Have to get some new brakes on the wife's car and be back in time to pick the pups up from being FIXed.

Crazy week.

DCannon said...

Most of the time, I print the xword from our local paper online, but they have not updated it today. I had to work the puzzle online.

It went fast; less than 10 mins. I live just down the street from Permian H.S. - the school "Friday Night Lights" is about. Their motto is "mojo," but I believe it started out as "more juice" and evolved to "mojo."

Nothing really hard today.

embien said...

4:18 today. A perfect Tuesday puzzle, thanks Fred! Fun, straightforward clueing and fill; four non-short theme entries. What's not to like? And well-blogged by Martin!

Oh, and here's a Fine Line to walk. (Little Big Town version, whom I saw in concert about a month ago, opening for Keith Urban. If you haven't seen this group perform before, well, you're in for a treat.

hypatia1: How to create comment links. c.c. has that link (along with several other helpful links) on her blog homepage (right hand side).

Anonymous said...

desert rest stops .... is the correct spelling not o a s i s not oases?????

Anonymous said...

oases is not the correct spelling for desert rest stops....oasis is???

Lemonade714 said...

OASES is the plural of OASIS; it is a Latin thing.

JimmyB said...

OK, is this an eerie coincidence or not?

Paul Anka is prominently featured in today's puzzle (5A, 13A, 19A). Paul Anka just happens to be in the news today in relation to Michael Jackson's "new" single "This Is It", released yesterday. Turns out MJ didn't write it all by himself but it was co-written with Paul Anka in 1983 as a song called "I Never Heard". It was going to be a duet to appear on Anka's new album. It never happened but the name of Anka's 1983 album? "Walk a Fine Line" (today's 22D answer).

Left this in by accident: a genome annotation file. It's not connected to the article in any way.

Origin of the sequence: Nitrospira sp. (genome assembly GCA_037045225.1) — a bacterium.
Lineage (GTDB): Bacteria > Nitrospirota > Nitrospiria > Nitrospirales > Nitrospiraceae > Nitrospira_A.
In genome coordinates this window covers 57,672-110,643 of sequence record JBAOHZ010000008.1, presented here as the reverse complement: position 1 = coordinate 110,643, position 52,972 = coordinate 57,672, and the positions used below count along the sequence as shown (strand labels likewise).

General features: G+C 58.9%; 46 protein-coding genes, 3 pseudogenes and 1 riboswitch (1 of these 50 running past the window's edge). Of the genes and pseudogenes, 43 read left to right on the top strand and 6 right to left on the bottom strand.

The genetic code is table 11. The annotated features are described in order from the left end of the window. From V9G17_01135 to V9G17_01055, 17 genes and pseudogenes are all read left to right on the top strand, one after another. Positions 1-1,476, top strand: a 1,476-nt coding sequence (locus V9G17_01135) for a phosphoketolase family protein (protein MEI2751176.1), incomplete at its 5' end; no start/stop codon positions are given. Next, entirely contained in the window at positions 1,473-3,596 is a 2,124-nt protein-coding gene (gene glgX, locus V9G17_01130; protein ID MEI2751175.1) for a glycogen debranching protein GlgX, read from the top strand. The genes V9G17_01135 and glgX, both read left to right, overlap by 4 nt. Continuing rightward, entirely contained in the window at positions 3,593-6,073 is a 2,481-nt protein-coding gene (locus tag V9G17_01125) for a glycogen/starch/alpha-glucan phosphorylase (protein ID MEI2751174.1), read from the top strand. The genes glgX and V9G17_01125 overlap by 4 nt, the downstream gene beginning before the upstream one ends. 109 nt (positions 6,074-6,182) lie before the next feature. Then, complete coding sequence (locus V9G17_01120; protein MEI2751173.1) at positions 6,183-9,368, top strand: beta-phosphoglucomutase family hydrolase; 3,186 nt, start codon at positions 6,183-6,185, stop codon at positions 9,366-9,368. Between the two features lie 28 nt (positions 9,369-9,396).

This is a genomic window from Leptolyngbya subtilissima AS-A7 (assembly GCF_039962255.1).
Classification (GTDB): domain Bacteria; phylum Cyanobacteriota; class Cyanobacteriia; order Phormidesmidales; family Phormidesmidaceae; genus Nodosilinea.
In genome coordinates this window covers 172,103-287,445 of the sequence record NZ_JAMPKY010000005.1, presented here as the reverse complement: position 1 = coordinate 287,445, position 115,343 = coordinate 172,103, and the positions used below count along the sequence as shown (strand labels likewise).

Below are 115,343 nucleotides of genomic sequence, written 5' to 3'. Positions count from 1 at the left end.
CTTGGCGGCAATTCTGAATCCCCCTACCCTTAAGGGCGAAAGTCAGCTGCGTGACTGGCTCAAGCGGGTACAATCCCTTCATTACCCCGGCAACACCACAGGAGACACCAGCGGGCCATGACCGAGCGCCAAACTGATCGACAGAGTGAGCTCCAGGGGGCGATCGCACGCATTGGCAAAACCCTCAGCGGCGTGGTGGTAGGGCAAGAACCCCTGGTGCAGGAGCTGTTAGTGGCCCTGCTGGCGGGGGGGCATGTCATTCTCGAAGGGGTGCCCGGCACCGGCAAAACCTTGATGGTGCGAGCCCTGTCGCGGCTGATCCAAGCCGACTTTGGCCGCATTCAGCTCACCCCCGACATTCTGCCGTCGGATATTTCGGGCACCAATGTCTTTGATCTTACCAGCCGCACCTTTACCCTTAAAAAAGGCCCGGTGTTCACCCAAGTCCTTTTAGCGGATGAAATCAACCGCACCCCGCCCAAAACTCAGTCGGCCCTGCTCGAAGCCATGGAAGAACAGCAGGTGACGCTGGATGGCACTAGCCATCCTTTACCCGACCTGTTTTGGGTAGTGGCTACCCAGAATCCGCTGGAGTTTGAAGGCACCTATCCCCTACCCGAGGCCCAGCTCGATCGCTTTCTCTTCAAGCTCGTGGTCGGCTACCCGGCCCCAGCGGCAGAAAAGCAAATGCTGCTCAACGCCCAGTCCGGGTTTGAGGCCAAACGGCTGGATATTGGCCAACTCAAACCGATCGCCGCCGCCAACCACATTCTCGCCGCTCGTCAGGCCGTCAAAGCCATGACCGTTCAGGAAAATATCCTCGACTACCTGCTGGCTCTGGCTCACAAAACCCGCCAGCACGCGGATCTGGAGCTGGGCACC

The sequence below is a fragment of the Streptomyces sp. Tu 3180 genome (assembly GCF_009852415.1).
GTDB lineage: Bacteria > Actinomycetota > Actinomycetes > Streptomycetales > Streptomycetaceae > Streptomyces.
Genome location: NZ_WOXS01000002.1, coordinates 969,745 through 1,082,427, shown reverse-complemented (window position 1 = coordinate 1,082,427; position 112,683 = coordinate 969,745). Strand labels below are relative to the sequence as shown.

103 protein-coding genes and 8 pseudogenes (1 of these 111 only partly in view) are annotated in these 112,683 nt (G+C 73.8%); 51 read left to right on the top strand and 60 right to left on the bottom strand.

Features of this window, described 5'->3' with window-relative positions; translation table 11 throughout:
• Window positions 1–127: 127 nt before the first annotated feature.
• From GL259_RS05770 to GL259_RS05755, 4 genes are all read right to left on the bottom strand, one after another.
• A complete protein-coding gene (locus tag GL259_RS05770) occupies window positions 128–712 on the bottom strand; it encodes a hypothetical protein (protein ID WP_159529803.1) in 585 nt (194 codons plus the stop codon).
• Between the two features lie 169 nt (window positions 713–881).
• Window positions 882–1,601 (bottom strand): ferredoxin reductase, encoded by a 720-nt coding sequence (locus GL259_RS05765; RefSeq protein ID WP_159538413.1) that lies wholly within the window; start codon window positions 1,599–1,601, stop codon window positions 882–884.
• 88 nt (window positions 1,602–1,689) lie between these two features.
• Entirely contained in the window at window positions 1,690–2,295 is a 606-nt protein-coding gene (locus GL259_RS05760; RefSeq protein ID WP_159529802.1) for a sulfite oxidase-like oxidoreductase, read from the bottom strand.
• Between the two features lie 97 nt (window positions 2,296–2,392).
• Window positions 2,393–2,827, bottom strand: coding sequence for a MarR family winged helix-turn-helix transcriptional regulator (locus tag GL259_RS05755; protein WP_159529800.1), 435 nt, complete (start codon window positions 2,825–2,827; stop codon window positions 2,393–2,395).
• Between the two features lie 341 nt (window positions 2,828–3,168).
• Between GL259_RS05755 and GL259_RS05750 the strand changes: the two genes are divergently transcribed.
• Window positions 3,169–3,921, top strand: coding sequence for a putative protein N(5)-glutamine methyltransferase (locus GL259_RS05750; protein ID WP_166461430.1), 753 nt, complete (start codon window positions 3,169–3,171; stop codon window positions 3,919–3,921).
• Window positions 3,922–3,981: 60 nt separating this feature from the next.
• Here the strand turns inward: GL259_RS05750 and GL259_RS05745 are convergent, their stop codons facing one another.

Anka was not given credit for co-writing on MJ's new single so this could get messy.

Chickie said...

Hello All--An easy puzzle today, with a fun theme. I managed to get all the fills without any help--not always true for me.

Great writeup, Martin, and thanks for all the links. Okapi was a given for me as I used to link that animal with the giraffe when we did a wild animal unit at school. I'm wondering how many wild animals JD and her Husband are seeing on their Safari? They left last Sunday.

A huge limb from one of our liquid amber trees fell covering our whole front lawn. It was across the sidewalk to the house and I was able to at least get it off the walkway but got soaked doing it. Lots of rain and wind here today. I hope we don't have any more tree limbs down. At least it didn't hit the car or a person walking by!!!

Lemonade714 said...

Anonymous: The clue is rest STOPS, that means the answer must also be plural; hence OASES .

hypatia1 said...

embien,

Thanks for responding about creating comment links for PCs. However, I am a Mac person.

Anyone out there know how to create comment links
on a Mac?

Warren said...

For hypatia1 on how to post URL links using a MAC?

I'm not a MAC expert but I found this URL link which might help?

lois said...

Good evening Martin, CC, et al.,
'HOLY' HOTWICK! What a fun puzzle! Pure 'magi'c! I love it when MOJO is the very first word! That set my clock! Busted out laughing w/ 35D Caesar's boast: "veni, vidi, vici" b/c it reminded me of Dennis whose boast is the same just in another order. Where is he anyway? And then it went from 'tepid' to hot with "MILF" and PDAs. What a hoot! I loved that 'uno' and 'duo' were in the same puzzle with 'no hands' and 'camelot'. It all reminded me of VT's homecoming wkend last Sat when I came within a 'hare's' breath of being sober enough to really 'walk a fine line', but an 'array' of 'grain' liquors appeared like 'oases' out of nowhere, 'fix'ed me up, and I managed to stagger that fine line with ma kith and m'a-kin'. I 'led' them to a new dimension of Caesar's boast, 'veni', vidi, vici. It was great, but the best news is that the 'onus' of being nominated for mother of the year has been avoided again. I'm 'off the hook' one more time. To keep my perfect record, I may introduce them to leg 'irons' next year. Wha' d'ya think?

Great job, Martin. Impressive and very enjoyable.

Have a good night.